University of Tasmania
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A stand-alone hybrid power system with energy storage

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posted on 2023-05-26, 00:46 authored by Haruni, AMO
Small-scale hybrid stand-alone power systems are becoming popular alternatives in remote and island areas where grid connection is not economically or technically viable. Harnessing the abundant supply of wind and solar energy can play an important role in ensuring an environmentally friendly and clean energy generation for remote and isolated communities. However, renewable energy sources are intermittent in nature, and as a result, power generation from renewable energy sources often may not necessarily match the load demand. Therefore, energy storage is required to ensure reliable power supply. Hybrid power systems with renewable sources can provide efficiency, reliability and security, while reducing operational costs. However, the main challenge of hybrid power system applications is satisfying the load demand under constraints. Therefore, proper control and coordination of each energy generation unit is vital. It is also important to ensure robustness of the energy management system to avoid system black-outs when power from the renewable energy sources is not adequate to support all loads. This thesis proposes a novel operation and control strategy for a hybrid power system for a stand-alone operation. The proposed hybrid system consists of a wind turbine, a fuel cell, an electrolyzer, a battery storage unit and a set of loads. The overall control strategy is based on a two-level structure. The top level is the energy management and power regulation system. The main objective of this system is to ensure a proper control and coordination of the system. It also controls load scheduling during wind variability under inadequate energy storage to avoid system black-outs. Depending on wind and load conditions, this system generates reference dynamic operating points to low level individual sub-systems. Based on these operating points, the local controllers manage the wind turbine, fuel cell, electrolyzer and battery storage units. The local controller of wind turbine extracts the reference power from the varying wind by regulating the rotor speed. The fuel cell is controlled by using a hydrogen regulator and boost converter, and the electrolyzer via a buck-converter. A bidirectional dc-dc converter is employed to control charging and discharging of the battery storage system. The proposed control system is implemented with MATLAB Simpower software and tested for various wind and load conditions. Results are presented and discussed.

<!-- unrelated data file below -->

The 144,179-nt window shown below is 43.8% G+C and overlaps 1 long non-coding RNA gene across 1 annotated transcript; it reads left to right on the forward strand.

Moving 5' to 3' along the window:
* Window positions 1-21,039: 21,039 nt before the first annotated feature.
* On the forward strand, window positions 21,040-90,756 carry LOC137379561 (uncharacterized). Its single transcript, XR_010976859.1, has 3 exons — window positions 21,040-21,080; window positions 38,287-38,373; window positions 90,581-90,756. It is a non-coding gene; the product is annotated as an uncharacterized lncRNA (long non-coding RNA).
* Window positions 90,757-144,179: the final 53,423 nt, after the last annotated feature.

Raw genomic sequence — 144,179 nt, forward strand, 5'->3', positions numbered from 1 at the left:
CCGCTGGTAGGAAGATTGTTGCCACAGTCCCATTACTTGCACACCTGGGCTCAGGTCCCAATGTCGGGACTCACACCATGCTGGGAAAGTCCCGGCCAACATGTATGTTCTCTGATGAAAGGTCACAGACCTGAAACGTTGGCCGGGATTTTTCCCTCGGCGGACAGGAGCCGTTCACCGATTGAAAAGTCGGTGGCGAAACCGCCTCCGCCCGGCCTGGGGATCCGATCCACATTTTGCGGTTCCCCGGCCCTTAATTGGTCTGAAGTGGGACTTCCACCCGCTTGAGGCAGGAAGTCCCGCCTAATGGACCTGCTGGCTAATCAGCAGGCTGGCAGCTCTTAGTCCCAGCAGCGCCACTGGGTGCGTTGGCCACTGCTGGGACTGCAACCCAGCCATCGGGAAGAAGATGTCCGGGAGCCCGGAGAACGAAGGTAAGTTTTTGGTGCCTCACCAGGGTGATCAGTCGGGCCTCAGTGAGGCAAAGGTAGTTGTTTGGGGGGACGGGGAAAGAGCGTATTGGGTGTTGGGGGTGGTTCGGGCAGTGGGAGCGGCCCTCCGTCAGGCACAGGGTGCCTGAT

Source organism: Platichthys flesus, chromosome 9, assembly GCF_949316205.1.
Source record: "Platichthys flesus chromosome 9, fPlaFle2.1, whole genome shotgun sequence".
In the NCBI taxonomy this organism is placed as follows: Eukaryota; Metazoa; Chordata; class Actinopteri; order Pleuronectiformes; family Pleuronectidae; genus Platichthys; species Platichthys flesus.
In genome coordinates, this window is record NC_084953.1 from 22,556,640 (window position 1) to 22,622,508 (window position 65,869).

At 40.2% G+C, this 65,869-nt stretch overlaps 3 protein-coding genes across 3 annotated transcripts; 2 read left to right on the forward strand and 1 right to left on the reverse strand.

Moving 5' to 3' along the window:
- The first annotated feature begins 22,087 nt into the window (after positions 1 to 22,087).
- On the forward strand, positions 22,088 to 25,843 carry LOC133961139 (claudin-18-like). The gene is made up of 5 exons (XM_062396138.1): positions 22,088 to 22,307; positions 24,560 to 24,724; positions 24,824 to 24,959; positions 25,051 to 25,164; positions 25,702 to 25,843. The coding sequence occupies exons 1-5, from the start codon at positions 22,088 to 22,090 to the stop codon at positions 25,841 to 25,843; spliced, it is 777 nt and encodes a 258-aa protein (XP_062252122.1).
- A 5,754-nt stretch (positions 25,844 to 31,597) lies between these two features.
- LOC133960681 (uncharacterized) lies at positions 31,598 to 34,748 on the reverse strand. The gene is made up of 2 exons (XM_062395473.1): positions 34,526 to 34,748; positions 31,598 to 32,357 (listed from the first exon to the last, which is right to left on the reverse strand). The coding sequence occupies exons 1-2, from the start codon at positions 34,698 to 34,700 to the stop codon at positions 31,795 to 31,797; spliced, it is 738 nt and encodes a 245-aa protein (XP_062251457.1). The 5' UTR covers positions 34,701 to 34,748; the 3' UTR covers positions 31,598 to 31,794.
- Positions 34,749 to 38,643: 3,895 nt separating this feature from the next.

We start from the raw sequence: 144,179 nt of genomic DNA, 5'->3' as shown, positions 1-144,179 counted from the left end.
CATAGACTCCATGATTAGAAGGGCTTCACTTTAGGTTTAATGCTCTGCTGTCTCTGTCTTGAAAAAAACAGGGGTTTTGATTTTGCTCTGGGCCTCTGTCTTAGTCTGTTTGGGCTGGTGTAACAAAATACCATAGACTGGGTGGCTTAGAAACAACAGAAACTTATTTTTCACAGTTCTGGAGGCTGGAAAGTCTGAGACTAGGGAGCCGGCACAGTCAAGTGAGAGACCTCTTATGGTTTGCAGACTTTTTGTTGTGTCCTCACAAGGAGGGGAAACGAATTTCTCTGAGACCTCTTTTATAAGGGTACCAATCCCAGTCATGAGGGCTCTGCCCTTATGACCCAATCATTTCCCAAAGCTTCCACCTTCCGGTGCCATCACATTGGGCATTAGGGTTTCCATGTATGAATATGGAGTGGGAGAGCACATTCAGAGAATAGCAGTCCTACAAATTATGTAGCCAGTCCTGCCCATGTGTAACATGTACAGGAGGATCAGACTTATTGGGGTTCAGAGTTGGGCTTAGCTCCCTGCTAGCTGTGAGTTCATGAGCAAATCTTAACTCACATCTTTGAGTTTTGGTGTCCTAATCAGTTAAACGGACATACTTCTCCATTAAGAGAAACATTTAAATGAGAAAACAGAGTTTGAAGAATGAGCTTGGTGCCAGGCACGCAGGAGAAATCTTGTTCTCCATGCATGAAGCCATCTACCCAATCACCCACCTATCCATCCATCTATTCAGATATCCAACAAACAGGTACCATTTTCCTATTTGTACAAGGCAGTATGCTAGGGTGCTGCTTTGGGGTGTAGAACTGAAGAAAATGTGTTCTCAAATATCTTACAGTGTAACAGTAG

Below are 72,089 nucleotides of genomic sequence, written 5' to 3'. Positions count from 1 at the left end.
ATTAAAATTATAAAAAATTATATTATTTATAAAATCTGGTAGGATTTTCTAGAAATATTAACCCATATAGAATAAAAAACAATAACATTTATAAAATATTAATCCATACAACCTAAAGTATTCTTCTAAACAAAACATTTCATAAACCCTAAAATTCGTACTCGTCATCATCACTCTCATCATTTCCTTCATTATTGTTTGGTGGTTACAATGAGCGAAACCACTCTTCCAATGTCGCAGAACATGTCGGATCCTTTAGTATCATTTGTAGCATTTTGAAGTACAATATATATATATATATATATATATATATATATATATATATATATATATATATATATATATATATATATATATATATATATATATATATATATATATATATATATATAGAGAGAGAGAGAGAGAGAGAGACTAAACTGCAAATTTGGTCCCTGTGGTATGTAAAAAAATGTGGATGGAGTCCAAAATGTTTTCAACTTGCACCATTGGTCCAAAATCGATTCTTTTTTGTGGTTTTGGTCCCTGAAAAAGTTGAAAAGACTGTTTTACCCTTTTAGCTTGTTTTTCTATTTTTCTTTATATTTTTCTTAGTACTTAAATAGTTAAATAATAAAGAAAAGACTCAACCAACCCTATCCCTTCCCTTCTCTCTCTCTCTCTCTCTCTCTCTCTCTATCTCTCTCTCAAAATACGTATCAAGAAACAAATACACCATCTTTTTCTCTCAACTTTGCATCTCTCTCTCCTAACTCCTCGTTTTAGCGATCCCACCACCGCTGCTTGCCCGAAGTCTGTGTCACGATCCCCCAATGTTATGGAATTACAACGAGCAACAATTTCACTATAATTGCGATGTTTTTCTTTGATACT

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  • Unpublished

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Copyright 2013 the Author

Repository Status

  • Open

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